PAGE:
Nearly half of all high school students living in rural areas or small towns in the United States attend schools that offer just one to three advanced mathematics courses beyond Algebra 2 or geometry, according to a new study.
Researchers at the Carsey Institute at the University of New Hampshire in Durham found that urban and suburban schools, on average, offer three to four times as many higher-level math courses as their rural counterparts do. In suburban high schools, in comparison, just 15 percent of high school students attend schools with as few advanced math courses. The comparable figure for urban schools is 11 percent.
The study also finds that 58 percent of high school students in urban areas and 41 percent of their suburban counterparts can choose from seven or more advanced math courses—an opportunity afforded to only 10 percent of rural high school students. Author Suzanne Graham said her findings have implications for ongoing efforts to expand the pipeline of students pursuing studies in the science, technology, engineering, and math, or STEM, fields at the college level.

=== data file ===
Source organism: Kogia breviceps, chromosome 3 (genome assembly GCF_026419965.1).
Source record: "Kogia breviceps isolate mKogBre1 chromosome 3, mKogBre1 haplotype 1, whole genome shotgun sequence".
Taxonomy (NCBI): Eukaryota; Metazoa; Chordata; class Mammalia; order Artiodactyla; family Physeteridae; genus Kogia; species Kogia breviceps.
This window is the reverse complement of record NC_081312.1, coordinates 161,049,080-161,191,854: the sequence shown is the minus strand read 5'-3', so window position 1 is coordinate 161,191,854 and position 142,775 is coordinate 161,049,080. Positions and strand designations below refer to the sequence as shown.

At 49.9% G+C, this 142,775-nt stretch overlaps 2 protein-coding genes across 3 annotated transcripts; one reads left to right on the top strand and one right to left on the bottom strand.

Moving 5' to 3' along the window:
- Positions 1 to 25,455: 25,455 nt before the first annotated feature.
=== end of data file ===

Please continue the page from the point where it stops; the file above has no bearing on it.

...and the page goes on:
A version of this article appeared in the January 06, 2010 edition of Education Week as Rural Students